4-D Printing: The Invention that Built Itself?
CREDIT: Skylar Tibbits
The latest advance in 3-D printing technology might make it possible for underwater structures to build themselves. So-called “4-D printing” is being used by researchers to create materials that transform into geometrical structures all on their own.
Skylar Tibbits, a trained architect and computer scientist at M.I.T., recently announced to the audience at this year’s TED Conference that he’s working with 3-D printing company Stratasys to create this entirely new kind of building material, which, when exposed to an energy source, can fold itself into pre-programmed shapes.
The New York Times technology blog, Bits, reports that the self-folding structures are made of two core materials, a synthetic polymer that doubles in volume when submerged in water, and another polymer that remains rigid in water. When the two polymers are combined and submerged, the expansion of the first polymer drives the joints of the structure to move, creating a preprogramed shape, like this simple cube.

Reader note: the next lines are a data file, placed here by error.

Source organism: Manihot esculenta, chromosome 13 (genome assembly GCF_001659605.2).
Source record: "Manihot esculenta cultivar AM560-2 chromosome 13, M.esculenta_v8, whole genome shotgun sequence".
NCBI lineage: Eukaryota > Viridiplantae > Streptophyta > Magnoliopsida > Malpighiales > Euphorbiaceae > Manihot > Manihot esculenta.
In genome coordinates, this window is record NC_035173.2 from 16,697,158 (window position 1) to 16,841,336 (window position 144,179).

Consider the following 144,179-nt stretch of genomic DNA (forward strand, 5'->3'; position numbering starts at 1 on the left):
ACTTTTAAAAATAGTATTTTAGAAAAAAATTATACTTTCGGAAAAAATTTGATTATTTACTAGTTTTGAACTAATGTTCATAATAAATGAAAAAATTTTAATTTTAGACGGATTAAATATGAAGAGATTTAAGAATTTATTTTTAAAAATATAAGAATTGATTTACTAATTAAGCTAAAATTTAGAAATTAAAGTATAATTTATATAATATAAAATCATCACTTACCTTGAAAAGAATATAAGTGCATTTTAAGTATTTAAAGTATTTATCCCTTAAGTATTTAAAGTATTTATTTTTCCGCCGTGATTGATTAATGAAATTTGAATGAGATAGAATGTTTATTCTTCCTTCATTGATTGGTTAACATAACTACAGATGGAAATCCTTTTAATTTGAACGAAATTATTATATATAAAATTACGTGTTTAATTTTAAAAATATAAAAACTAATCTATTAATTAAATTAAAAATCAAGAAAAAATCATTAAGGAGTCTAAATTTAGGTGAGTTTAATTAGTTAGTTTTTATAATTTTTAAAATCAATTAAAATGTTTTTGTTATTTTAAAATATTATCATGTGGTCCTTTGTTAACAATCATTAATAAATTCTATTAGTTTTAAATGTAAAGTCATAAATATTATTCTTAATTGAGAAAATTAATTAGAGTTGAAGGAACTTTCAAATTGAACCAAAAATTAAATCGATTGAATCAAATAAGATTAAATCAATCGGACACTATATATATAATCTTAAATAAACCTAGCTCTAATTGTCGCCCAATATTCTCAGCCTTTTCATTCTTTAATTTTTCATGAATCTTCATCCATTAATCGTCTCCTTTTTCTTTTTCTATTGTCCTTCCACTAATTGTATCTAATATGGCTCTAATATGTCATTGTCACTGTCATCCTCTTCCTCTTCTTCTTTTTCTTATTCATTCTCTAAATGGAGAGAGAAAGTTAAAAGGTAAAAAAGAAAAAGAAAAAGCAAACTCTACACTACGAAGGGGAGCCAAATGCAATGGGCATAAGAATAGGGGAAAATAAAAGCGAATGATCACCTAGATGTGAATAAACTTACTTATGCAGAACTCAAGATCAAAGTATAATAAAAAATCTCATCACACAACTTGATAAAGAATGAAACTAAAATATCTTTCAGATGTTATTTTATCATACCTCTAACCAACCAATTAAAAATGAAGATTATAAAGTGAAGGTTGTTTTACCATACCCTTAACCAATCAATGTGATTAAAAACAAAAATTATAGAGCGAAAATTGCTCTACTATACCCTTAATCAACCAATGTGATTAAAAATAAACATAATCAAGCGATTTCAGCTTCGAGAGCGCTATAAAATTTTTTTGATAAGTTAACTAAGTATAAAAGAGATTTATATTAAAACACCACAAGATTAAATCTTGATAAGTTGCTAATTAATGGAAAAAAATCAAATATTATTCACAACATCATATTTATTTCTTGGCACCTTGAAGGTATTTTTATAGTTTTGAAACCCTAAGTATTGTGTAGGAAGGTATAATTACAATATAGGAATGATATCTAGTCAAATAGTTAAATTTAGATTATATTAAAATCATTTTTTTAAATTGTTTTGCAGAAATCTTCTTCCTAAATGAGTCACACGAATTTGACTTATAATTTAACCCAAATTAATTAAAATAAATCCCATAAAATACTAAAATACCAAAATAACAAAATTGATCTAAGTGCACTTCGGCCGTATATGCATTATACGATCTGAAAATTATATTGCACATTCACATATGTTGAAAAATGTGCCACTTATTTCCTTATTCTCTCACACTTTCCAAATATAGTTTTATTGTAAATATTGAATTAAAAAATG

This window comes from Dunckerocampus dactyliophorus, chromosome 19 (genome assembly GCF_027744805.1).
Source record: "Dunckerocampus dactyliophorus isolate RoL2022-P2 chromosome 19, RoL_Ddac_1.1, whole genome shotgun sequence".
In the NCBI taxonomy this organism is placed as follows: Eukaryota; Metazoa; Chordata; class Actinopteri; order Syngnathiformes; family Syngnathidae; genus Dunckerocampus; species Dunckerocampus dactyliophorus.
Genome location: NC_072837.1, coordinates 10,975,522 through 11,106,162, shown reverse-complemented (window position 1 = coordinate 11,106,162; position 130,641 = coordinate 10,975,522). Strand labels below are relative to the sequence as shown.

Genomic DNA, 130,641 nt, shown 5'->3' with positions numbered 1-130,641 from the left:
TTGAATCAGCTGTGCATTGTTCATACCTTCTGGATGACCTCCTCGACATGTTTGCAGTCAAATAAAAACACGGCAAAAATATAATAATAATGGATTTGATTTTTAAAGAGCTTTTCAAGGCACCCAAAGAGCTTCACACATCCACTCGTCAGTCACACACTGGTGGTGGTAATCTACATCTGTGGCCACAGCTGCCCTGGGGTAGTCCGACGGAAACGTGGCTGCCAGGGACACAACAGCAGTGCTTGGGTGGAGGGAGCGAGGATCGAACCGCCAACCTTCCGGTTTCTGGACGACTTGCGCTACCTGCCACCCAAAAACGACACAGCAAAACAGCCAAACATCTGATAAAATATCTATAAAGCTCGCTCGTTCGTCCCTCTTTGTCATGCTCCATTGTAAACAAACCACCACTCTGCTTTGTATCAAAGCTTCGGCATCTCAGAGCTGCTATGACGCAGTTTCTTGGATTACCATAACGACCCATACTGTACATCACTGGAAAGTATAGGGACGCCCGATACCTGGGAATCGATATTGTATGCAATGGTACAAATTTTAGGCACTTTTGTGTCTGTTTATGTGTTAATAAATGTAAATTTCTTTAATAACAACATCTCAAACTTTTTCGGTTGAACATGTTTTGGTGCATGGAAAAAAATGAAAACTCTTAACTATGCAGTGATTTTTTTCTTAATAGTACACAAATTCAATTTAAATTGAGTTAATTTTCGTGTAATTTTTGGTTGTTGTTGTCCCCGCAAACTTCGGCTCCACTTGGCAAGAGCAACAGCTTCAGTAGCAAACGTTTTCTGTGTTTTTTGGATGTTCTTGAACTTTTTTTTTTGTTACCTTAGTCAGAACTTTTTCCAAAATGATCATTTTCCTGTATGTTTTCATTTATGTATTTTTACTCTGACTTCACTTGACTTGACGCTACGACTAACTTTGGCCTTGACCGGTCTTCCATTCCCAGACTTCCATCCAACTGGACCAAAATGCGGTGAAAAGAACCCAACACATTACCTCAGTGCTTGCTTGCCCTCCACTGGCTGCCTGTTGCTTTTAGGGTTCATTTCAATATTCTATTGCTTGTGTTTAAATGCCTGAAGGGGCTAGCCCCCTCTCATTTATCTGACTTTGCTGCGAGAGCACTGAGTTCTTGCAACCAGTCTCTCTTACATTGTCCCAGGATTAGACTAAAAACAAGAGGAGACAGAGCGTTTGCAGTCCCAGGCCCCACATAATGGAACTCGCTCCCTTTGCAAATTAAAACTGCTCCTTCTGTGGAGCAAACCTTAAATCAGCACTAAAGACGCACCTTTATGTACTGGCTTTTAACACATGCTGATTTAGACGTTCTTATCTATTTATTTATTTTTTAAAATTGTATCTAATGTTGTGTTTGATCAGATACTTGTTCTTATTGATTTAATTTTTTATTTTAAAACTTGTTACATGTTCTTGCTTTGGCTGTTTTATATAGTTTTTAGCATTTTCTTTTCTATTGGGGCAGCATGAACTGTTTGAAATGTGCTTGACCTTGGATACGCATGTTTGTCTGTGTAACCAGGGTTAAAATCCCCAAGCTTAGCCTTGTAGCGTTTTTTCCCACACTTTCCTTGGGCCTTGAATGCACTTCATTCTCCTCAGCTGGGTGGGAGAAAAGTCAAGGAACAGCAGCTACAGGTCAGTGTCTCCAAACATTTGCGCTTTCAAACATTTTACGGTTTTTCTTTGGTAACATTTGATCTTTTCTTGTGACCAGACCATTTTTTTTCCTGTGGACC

Tibbits and his team at the M.I.T. self-assembly lab believe that this technology will eventually be used to create much larger, more complicated structures. And since the materials being researched can also be activated by light, heat, and sound, companies who adopt this new technology will be able to use a variety of energy sources to create these self-building structures.